"I wish to strongly emphasise that our experiment was developed on the basis of purely scientific issues in order to better understand the role of iron in the global climate system. A large number of reports are circulating on the Internet and in the international press claiming that the Alfred Wegener Institute is conducting the experiment to test the geo-engineering option of ocean fertilisation as a means to sequester large quantities of carbon oxide from the atmosphere. This is definitely not the case," Lochte defends herself against these insinuations. "We are upset that such a controversial discussion was ignited on the basis of wrong, internationally propagated information. We hope that through this experiment we will be able to contribute to a better understanding of ocean biogeochemistry and pelagic ecosystem functioning."
After several days of pre-examinations, the team of scientists on board Polarstern has in the meantime found a closed eddy that is suitable for the experiment. It is located at Lat. 48S and Long. 15 30′W. First, a drift buoy with a position tracking device will be deployed near the centre of this eddy. From this point, Polarstern will then spread dissolved ferrous sulfate along a spiral trajectory in the upper 15 metres of the water layer. The fertilisation will take approximately 30 hours. Immediately after the termination of the iron input, numerous biological, chemical and physical parameters will be continuously measured inside and outside the fertilised area, and ecological changes in all layers of the water column from the surface to the seafloor in 3,800 metres depth will be monitored for 40 days. The plankton community biomass is expected to increase substantially about two weeks following fertilisation, and the fate of the organic matter produced will b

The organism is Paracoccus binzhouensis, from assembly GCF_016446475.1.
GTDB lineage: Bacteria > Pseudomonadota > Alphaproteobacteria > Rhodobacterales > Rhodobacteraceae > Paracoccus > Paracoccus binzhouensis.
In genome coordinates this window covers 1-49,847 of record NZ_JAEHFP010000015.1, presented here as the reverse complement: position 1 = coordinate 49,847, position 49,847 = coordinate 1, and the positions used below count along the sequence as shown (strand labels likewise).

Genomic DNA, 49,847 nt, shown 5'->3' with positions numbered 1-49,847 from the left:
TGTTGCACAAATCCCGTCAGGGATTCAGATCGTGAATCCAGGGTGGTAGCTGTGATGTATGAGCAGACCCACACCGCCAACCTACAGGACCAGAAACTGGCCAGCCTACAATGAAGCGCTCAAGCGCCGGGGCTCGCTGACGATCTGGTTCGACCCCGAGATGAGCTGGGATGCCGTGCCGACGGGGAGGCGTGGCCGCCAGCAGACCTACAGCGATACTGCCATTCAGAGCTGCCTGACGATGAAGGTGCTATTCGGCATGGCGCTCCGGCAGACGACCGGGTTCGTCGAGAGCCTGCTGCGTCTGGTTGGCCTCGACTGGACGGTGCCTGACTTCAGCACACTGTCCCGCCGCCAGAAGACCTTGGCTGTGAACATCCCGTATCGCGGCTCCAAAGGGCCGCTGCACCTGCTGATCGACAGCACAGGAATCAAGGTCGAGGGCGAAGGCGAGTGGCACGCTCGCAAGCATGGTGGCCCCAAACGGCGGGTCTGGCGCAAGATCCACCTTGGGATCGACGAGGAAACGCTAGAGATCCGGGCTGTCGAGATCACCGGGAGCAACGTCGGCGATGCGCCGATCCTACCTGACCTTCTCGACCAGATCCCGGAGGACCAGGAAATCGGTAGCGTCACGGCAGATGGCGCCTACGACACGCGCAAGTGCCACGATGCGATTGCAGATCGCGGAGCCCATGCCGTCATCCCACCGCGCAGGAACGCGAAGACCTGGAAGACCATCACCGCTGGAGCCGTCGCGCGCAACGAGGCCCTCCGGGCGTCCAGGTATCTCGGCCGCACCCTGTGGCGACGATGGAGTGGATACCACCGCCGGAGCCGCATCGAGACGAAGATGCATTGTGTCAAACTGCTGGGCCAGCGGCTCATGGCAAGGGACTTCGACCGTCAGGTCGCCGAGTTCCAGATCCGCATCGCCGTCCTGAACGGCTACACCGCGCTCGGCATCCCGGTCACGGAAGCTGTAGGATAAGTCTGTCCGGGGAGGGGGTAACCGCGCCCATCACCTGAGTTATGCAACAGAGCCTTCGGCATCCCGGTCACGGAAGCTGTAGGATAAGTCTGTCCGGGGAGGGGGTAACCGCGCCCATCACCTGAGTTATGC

|Contact: Margarete Pauls|
Helmholtz Association of German Research Centres